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No currency shortage, printing of notes ramped up, says RBI

An unusual spurt in currency demand in states like UP, MP, AP as well as poll-bound Karnataka led to dry ATMs in several parts of the country.

No currency shortage, printing of notes ramped up, says RBI
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Mumbai: The Reserve Bank on Tuesday said there is no shortage of currency in the system. However, it added that there may be shortages in "some pockets" largely due to logistical reason.

"It has been reported in a section of the media that there is a shortage of currency in certain parts of the country. It is clarified at the outset that there is sufficient cash in the RBI vaults and currency chests. Nevertheless, printing of the notes has been ramped up in all the four note presses. The shortage may be felt in some pockets largely due to logistical issues of replenishing ATMs frequently and the recalibration of ATMs being still underway. RBI is closely monitoring both these aspects. Further, as a matter of abundant precaution, RBI is also taking steps to move currency to areas which are witnessing unusually large cash withdrawals," it said in a statement.

What the government said:

Earlier in the day, Finance Minister Arun Jaitley had assured people that there was no shortage of currency as adequate stocks were available.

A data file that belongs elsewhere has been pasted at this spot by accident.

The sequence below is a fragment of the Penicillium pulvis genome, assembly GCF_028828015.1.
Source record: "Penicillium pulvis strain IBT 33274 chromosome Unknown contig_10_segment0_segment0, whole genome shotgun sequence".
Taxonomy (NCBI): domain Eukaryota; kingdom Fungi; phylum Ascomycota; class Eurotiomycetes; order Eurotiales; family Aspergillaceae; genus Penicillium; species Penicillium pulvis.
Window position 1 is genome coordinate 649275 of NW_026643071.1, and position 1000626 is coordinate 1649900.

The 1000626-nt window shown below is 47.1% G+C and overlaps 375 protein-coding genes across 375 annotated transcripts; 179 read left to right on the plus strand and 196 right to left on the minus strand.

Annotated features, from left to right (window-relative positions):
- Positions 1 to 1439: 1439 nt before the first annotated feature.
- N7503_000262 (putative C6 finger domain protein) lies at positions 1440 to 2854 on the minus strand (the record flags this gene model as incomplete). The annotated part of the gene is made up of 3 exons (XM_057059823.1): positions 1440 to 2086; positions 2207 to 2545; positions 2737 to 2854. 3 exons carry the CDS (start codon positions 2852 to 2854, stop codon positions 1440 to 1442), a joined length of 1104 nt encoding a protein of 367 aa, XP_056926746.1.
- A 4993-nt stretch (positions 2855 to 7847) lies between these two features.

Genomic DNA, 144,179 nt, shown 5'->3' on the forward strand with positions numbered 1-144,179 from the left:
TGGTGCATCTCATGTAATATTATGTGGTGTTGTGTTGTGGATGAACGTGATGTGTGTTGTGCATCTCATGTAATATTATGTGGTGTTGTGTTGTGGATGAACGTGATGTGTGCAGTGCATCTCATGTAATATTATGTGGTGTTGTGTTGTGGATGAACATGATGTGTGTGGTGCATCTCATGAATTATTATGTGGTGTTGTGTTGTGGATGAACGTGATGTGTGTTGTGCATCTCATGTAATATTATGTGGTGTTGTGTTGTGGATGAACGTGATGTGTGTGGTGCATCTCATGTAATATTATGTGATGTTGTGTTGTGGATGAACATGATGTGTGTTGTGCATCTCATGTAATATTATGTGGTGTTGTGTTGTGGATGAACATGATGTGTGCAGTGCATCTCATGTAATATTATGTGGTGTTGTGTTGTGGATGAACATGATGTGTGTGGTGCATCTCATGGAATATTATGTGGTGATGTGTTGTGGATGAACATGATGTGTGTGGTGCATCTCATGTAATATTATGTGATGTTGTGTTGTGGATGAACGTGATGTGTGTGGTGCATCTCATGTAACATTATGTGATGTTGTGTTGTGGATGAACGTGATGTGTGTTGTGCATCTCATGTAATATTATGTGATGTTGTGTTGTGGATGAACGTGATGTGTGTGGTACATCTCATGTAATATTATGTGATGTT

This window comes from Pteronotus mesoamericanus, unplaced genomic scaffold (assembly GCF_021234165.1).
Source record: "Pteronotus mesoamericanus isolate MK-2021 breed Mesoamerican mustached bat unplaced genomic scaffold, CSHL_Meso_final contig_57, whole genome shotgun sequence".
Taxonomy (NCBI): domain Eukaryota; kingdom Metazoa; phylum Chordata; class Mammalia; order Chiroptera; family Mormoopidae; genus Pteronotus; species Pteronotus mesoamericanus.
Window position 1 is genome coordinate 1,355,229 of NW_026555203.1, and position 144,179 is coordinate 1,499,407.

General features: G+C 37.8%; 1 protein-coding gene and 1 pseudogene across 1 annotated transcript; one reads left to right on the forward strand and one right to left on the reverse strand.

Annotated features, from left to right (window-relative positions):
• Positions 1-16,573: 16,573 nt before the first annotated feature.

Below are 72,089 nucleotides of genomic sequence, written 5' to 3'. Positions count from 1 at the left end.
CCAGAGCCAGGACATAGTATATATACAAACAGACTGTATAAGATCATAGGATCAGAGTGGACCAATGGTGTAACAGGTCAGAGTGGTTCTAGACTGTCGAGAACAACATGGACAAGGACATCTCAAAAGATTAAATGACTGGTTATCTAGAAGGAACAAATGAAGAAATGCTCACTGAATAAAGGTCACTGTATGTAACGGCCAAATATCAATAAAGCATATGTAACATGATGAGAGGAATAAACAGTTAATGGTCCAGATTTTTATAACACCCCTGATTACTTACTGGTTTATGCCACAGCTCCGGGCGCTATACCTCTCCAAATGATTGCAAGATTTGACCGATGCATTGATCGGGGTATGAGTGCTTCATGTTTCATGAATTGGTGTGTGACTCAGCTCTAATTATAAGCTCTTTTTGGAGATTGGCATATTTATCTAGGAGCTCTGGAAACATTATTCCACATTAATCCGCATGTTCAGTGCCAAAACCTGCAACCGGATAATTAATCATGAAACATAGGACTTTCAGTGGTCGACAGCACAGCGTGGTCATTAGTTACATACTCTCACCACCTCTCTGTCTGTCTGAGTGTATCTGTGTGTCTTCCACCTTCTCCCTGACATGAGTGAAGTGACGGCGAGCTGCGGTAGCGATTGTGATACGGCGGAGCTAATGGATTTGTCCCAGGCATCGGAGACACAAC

"Overall there is more than adequate currency in circulation and also available with the banks. The temporary shortage caused by 'sudden and unusual increase' (in demand) in some areas is being tackled quickly," he said in a tweet. Jaitley, who has been away from office since April 2 due to a kidney ailment, added that he has reviewed the currency situation in the country.

On the other hand, economic affairs secretary Subhash Chandra Garg said the Reserve Bank will increase five-fold the printing of Rs 500 notes to about Rs 2,500 crore a day to deal with the cash shortage. "So, in a month, we will be printing about Rs 70,000-Rs 75,000 crore. This should give you an assurance that we are geared up to meet the rising demand," he said, as per PTI.

The government, Garg said, suspects that Rs 2,000 notes are being hoarded as they are not coming back into the circulation fast enough. "There is also a perception that there may be a shortage of currency in the future. So people have started withdrawing and it has contributed to the crisis. We keep adequate stock of currency notes, which is one-sixth of the currency in circulation," he said. 

Here's what happened:

An unusual spurt in currency demand in states like Uttar Pradesh, Madhya Pradesh, Andhra Pradesh as well as poll-bound Karnataka led to dry ATMs in several parts of the country, sending the government scrambling to make contingency plans to cover the deficit.

ATMs of both public and private sector lenders in several cities were either not operating or showed no cash signs, a situation that officials insisted was not alarming and did not warrant panic.

Cities and towns across AP, Telangana, Karnataka, MP, Gujarat, Maharashtra, Bihar, Rajasthan and UP were impacted by the cash crunch.

Some ATMs downed shutters with 'no cash' and 'out of service' signs, prompting the government to move currency from surplus regions. Some ATMs in Delhi too went dry.

Political leaders from Congress chief Rahul Gandhi to TMC's Mamata Banerjee trained guns on the government saying ATMs running dry was a reminder of demonetisation days.

(With PTI inputs)